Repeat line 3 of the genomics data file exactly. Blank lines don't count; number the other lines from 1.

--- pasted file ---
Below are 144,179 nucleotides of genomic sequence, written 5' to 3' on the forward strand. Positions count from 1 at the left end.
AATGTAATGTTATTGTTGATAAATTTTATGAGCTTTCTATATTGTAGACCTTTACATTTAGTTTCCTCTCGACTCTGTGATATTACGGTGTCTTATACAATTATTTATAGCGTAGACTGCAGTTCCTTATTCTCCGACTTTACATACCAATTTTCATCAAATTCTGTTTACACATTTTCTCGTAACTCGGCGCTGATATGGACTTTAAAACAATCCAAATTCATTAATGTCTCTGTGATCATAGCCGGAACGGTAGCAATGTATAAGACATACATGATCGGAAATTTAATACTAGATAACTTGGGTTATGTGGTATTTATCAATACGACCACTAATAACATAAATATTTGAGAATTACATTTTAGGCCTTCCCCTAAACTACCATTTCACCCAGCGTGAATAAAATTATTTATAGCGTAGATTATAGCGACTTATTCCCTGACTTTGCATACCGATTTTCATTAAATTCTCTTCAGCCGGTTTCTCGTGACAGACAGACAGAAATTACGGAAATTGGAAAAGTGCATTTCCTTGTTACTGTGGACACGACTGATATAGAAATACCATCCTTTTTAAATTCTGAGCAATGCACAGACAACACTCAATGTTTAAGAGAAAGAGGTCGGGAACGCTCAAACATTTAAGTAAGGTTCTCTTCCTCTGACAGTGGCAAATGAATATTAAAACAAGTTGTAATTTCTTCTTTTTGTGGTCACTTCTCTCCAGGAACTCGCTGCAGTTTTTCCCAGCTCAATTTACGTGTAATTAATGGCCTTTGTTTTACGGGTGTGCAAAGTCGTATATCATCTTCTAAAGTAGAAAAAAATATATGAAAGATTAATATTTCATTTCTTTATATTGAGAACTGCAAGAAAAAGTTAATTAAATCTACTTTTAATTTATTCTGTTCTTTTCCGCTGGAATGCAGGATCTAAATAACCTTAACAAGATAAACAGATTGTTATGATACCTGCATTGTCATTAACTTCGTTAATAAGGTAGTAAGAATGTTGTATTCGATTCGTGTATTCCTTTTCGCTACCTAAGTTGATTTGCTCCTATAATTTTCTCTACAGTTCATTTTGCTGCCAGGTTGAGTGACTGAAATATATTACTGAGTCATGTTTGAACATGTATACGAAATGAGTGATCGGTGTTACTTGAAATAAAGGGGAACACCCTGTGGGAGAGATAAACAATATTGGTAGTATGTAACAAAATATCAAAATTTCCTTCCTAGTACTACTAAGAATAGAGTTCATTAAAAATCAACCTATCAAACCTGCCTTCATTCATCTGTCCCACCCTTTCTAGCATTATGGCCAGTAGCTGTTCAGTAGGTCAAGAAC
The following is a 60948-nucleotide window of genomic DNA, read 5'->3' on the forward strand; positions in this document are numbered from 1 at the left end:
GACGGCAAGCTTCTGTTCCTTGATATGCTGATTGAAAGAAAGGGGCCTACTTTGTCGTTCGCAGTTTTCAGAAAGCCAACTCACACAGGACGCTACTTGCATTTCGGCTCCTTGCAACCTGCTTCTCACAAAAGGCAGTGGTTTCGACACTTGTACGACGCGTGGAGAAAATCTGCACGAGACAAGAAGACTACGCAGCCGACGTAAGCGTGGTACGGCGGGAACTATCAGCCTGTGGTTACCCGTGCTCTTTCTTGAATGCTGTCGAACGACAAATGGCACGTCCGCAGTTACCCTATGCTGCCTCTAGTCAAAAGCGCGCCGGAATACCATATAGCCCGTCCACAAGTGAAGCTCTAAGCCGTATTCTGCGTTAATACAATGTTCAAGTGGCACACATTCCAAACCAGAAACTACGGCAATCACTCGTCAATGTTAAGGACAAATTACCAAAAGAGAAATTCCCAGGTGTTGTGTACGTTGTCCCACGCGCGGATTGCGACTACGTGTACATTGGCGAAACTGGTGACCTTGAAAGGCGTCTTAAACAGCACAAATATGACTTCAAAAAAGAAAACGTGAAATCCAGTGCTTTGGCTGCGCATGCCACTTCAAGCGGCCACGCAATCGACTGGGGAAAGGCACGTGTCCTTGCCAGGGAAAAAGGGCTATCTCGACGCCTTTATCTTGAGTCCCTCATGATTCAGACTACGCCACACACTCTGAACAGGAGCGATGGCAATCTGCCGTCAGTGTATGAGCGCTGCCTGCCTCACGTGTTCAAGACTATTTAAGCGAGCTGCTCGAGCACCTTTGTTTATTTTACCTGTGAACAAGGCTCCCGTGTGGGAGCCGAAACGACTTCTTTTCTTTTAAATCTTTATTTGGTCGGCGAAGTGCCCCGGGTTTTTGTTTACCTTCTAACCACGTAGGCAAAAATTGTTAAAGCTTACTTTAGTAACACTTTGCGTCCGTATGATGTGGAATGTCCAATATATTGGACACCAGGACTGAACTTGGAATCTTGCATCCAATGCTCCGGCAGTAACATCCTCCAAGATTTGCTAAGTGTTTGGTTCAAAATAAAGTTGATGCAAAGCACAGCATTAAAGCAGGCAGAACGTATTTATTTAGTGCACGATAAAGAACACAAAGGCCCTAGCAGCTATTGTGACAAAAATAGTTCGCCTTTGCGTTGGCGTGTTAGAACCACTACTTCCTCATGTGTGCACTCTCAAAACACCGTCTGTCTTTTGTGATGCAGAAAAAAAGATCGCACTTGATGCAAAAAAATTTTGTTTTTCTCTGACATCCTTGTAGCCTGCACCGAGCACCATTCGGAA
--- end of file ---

The following is a 60948-nucleotide window of genomic DNA, read 5'->3' on the forward strand; positions in this document are numbered from 1 at the left end: